The Dhamma and Veganism/Vegetarianism


I think this:

Four deeds.
(1) There are deeds that are dark with dark result.
(2) There are deeds that are bright with bright result.
(3) There are deeds that are dark and bright with dark and bright result.
(4) There are neither dark nor bright deeds with neither dark nor bright results, which lead to the end of deeds.

Self-avowed slaughtermen are interested in the first yet sometimes are lucky to find their way to the third.

When I decided to become a vegetarian, I affirmed my interest in the second yet found the outcome to be the third.

Now I am just interested in the fourth.

Was there much much more?

I’ve had the Impossible Burger several times. I actually don’t like it because it tastes…too much like meat. I used to like BBQ spareribs but now find the smell a bit nauseating, a wicked brew of scents. It was one of the unexepected outcomes of becoming a vegetarian. A delight turned into aversion. :see_no_evil:

Perhaps one day equanimity will take care of that as well.


Yes. That’s within that industry, but that industry sits within a larger system called the world, and the effects of that industry are porous. How does changes in that industry affect the world? Does it cause more harm or less harm? Are more animals killed or less? Over what period of time are we talking about? My contention is, no one knows.

One of my favourite chemists of all time is a guy called Thomas Midgley. He gave the world two things that we have all probably heard of. Lead in petrol to improve performance of the engine and CFCs in refrigerators which replaced the toxic gases that were then used. The long term results proved to be very disappointing. Lead poisoning (including increased homicide) and the hole in the ozone layer. I know! One man did both of those.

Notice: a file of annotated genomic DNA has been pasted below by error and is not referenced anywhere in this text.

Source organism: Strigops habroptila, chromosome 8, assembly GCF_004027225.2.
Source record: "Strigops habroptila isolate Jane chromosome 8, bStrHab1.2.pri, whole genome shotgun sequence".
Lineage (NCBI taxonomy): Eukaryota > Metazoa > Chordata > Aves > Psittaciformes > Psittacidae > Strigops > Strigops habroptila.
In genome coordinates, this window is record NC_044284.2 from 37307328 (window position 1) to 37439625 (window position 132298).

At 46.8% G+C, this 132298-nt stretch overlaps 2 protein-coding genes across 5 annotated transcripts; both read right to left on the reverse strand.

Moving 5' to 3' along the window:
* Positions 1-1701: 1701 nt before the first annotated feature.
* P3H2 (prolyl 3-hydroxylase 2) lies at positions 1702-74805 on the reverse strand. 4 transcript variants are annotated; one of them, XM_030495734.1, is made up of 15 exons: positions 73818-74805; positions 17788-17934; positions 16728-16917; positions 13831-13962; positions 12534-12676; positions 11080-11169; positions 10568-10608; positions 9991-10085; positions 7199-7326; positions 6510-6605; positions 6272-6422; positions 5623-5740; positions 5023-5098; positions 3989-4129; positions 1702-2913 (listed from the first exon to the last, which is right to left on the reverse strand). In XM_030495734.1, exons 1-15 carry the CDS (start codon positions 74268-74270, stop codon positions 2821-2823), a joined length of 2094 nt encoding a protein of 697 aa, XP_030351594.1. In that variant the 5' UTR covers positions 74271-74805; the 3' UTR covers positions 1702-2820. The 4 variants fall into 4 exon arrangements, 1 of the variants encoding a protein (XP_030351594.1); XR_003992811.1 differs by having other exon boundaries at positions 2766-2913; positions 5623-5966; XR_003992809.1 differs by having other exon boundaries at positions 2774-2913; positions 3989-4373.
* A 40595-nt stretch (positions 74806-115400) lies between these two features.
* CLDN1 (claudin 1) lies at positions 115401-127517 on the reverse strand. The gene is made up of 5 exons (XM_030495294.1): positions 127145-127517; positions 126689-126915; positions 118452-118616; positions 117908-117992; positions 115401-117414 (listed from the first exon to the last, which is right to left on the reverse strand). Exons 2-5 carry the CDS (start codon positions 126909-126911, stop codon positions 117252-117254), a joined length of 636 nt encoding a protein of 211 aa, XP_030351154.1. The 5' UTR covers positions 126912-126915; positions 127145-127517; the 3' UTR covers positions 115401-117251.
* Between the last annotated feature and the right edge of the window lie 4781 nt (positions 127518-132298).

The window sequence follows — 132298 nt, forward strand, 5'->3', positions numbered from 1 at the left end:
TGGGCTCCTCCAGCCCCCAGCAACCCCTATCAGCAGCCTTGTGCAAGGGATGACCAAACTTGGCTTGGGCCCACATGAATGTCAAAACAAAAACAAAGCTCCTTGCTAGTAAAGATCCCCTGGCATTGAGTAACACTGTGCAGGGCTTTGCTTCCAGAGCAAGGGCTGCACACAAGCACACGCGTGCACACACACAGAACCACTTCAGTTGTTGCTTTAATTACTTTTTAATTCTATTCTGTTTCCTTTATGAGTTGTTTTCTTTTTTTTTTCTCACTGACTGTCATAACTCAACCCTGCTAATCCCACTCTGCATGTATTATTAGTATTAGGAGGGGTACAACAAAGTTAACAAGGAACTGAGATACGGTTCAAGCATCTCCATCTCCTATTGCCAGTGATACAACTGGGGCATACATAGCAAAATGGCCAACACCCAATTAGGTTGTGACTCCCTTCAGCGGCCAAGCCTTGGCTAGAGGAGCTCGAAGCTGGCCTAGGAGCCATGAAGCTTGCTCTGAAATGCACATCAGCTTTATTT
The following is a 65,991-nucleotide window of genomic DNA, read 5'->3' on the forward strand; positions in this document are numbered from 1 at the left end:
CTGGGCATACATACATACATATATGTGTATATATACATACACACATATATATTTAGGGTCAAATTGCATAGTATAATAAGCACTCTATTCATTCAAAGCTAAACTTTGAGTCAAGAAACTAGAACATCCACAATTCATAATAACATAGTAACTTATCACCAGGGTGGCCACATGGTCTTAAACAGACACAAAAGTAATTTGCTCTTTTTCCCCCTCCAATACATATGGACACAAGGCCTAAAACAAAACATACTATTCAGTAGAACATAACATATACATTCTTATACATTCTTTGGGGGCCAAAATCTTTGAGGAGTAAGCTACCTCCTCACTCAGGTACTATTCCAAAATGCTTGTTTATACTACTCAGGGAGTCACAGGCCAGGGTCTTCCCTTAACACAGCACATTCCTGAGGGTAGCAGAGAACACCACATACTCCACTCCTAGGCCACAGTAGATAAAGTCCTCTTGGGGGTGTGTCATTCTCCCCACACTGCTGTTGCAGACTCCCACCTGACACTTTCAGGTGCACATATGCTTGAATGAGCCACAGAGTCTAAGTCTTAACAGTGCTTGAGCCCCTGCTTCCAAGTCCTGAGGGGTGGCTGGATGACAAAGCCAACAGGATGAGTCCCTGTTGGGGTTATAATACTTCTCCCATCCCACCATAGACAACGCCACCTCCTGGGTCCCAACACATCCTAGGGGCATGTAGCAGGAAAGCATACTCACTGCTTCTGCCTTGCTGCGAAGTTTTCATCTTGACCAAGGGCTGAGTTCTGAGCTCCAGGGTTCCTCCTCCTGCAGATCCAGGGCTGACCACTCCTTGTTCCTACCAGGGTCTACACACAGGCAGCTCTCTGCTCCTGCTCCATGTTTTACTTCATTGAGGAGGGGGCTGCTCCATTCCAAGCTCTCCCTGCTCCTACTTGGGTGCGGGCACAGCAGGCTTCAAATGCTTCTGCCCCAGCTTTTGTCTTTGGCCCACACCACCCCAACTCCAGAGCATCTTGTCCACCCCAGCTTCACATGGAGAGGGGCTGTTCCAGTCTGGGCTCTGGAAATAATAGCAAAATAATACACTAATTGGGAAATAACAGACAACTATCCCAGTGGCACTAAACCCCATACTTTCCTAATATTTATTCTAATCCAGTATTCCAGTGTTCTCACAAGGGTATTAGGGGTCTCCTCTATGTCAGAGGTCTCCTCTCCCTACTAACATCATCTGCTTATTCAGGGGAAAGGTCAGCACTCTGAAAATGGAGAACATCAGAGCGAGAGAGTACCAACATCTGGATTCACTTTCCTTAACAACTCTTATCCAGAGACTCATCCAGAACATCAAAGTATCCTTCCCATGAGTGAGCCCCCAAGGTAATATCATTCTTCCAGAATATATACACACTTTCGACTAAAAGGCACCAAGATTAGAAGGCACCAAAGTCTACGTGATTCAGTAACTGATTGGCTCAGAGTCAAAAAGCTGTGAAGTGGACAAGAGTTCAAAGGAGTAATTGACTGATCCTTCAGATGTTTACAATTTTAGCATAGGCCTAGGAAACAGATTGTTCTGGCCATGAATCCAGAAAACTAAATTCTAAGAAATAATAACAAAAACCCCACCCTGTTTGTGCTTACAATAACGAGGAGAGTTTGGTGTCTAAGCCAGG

Let’s hope these new ‘improved’ processes that you talk about don’t have any unexpected negative side effects. Or even completely expected but deliberately hidden negative side effects, like lead in petrol. Let’s hope that they fix the problems without introducing new unexpected misery. :pray:


(0)There are deeds that are even darker with even darker result. :wink:


Yes, the spirit of the precepts and ethical path factors is important, and the underlying principle seems to be not causing harm, either to self or other.
And of course Right Intention emphasises harmlessness. So it’s not just about avoiding unskillful behaviour, it’s also about developing skillful behaviour. Right Effort in other words.


Let’s hope our interest and cultivation of the path yields through insight into what matters - the dependent origination of suffering - which in turn means we don’t stay around long enough to see where the samsara keeps on going… For we know that a circular trajectory has no beginning and no end those traveling through it only tend to go in circles! :sweat_smile:


Speaking for myself as well; animals make me happy and when I see them my instincts tell me that they should be loved and protected. I also see them as part of ‘all beings’ in ‘may all beings be well and happy’.

Before I went vegan, I did feel some dissonance between metta meditation and the steak on my plate. As a consumer in a 21st century capitalist economy, buying animal products doesn’t feel consistent with the wish that ‘all beings be happy’ to me.